Evan Turner sure did lose himself a lot of money over the last few months.
In his 39 short games in an Indiana Pacers uniform, Turner went from one of the trade deadline’s hottest commodities to receiving DNP-CDs in the most crucial stages of the playoffs, unable to contribute off one of the NBA’s most-maligned benches.
When Philadelphia 76ers General Manager Sam Hinkie traded Turner to the Pacers at the February trading deadline, the move was perceived to be one of the more egregious indications that Hinkie was tanking his season away. The transaction had Hinkie giving up a starter, Turner, and a solid rotational member, Lavoy Allen, in exchange for Danny Granger and a 2015 second-round pick. Hinkie immediately bought out Granger’s contract, absorbing a massive $14M cap hit just so Granger may be released. (Granger would sign with the Los Angeles Clippers for the remainder of the season.) In other words, Hinkie received no on-court value via the transaction.
On the other hand, Turner didn’t contribute a whole lot of on-court value himself while in Indianapolis. Turner’s regular season statistics while with the Pacers look alarmingly like the full-season stats of Hollis Thompson, an undrafted rookie for the Sixers who received a minutes boost after Turner’s departure:
|MinutesPer Game||Points Per36 Minutes||FG%||PER||Salary|
It’s true: Turner can handle the ball consistently in ways that Thompson — a 3&D player if there ever was one — cannot. But that may well have been Hinkie’s reason for trading Turner away, so as to get Rookie of the Year Michael Carter-Williams more space and opportunity to control the ball by himself. Hinkie’s gambit just might have worked: in the month of April, after five weeks of adjusting to Turner’s absence, Carter-Williams managed season-best splits of 52.5 FG%, 42.9 3P%, and a 120 Offensive Rating.
So, Turner’s absence didn’t really hurt the lottery-bound Sixers. While the seeds of the Pacers’ much-publicized locker room dysfunctions had been sown well before Turner’s arrival: the team went 42-13 before Turner arrived, and 24-22 (including playoffs) after he joined the squad. Over the course of the playoffs Turner became so turnover-prone that head coach Frank Vogel had no choice but to dwindle Turner’s minutes down to nothing. After averaging 12.6 minutes per game in the Pacers’ first-round series against the Atlanta Hawks, and then 13.8 in the second-round series against the Washington Wizards, Turner was allowed only four minutes total in the Eastern Conference Finals against the Miami Heat. On Monday the Pacers front office elected not to extend a qualifying offer to Turner, and he is now a free agent, yet untouched on the marketplace.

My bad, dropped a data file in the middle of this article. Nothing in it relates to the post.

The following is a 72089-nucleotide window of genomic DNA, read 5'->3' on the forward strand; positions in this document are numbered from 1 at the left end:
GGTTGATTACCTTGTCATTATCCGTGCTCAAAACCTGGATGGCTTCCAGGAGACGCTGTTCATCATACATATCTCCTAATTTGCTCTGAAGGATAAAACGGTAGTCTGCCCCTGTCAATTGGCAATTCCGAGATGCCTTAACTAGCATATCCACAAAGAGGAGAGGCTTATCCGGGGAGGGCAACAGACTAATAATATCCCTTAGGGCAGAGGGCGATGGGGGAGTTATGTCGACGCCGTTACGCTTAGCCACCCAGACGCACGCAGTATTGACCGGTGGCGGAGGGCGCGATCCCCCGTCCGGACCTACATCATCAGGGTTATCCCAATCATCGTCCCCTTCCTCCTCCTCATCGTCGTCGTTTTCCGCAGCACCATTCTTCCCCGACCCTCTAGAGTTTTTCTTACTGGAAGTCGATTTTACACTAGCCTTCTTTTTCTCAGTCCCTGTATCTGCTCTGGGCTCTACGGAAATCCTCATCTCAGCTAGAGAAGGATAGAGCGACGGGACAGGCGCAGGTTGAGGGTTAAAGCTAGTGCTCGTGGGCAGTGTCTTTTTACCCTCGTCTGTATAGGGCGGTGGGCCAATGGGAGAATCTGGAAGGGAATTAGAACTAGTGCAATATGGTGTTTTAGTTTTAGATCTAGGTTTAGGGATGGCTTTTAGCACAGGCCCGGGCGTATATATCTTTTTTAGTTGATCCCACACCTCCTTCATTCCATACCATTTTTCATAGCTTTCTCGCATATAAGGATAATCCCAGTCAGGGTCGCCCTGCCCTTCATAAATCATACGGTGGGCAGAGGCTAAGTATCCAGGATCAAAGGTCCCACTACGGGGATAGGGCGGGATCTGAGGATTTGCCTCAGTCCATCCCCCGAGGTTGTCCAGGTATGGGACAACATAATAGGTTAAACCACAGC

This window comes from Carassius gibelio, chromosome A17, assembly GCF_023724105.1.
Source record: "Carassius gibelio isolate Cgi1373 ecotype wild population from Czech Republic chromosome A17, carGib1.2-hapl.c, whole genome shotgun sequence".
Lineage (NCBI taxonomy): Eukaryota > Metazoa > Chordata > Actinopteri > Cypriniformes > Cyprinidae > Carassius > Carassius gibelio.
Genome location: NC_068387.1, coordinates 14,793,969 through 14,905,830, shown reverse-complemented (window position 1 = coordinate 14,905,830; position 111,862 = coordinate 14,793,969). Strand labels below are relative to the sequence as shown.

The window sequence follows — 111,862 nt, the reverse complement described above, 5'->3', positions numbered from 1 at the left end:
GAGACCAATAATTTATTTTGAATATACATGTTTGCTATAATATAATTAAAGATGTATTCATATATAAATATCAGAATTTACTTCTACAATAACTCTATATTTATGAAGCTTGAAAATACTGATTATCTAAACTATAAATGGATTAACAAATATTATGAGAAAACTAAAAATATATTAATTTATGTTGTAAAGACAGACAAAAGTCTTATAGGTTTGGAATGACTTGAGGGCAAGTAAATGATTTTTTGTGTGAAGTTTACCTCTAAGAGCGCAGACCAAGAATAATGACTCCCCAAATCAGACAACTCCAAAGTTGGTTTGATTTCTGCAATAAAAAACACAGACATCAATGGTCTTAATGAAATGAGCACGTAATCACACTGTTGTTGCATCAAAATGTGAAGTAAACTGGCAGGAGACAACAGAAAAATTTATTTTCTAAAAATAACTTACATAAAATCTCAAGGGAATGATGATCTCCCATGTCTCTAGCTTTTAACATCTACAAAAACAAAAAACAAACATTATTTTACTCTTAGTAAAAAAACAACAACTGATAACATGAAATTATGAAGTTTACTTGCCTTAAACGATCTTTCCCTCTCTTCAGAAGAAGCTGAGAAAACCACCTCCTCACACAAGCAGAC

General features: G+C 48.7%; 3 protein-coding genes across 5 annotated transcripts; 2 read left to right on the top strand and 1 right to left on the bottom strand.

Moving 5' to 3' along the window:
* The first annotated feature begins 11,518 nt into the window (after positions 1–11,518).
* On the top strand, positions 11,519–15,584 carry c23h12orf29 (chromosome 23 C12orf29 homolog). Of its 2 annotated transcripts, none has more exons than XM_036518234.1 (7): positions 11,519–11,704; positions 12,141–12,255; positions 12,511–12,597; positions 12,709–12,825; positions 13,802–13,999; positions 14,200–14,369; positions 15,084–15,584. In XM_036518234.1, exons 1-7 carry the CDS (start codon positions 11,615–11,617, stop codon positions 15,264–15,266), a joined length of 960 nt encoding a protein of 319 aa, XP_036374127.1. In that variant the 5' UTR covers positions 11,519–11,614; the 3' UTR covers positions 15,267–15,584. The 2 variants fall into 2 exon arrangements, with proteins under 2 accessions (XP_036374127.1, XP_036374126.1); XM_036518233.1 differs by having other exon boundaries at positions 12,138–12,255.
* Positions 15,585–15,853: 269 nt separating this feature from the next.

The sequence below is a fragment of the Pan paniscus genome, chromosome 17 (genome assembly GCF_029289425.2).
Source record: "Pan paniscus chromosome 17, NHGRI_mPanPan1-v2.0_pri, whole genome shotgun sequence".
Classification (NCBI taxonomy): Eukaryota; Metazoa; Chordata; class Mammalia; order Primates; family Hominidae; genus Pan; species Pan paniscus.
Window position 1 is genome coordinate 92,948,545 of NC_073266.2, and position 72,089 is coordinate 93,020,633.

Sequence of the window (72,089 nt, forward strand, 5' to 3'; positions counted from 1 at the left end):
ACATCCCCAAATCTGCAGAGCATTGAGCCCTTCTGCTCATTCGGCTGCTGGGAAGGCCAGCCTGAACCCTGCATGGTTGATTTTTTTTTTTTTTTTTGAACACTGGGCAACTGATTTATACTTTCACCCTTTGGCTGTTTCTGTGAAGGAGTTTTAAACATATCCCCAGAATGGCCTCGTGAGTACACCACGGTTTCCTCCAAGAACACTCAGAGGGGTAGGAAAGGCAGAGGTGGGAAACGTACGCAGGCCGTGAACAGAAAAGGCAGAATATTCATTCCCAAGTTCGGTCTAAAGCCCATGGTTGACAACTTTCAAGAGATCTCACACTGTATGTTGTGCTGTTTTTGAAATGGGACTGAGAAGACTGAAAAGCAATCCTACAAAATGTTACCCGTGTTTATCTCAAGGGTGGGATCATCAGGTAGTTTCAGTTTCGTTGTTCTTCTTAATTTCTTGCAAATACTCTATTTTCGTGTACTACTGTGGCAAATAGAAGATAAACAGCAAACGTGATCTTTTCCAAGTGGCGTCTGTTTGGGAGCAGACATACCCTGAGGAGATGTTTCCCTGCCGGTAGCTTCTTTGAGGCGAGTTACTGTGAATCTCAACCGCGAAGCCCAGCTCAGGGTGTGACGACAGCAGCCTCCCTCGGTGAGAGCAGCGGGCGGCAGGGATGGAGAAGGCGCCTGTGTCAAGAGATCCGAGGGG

From the outside, it’s very easy to look at Turner’s once-upon-a-time very high draft position and declare that, if such a high-ranked prospect has not shown any glimmers of improvement by now, then he has totally busted. Turner was picked second overall by the Sixers in the 2010 Draft, ahead of superstars like DeMarcus Cousins, Paul George, and Eric Bledsoe, and ahead of valuable, franchise-nucleus starters like Derrick Favors, Gordon Hayward, Greg Monroe, or Avery Bradley. It’s even reasonable to say that, if Turner had already developed the time of game that went in accordance with his draft slot, then Hinkie wouldn’t even be in Philadelphia: if Turner was able to be a superstar leader of a team, then the versions of the Sixers led by Doug Collins would not have underperformed and instigated the ouster of Collins and his regime.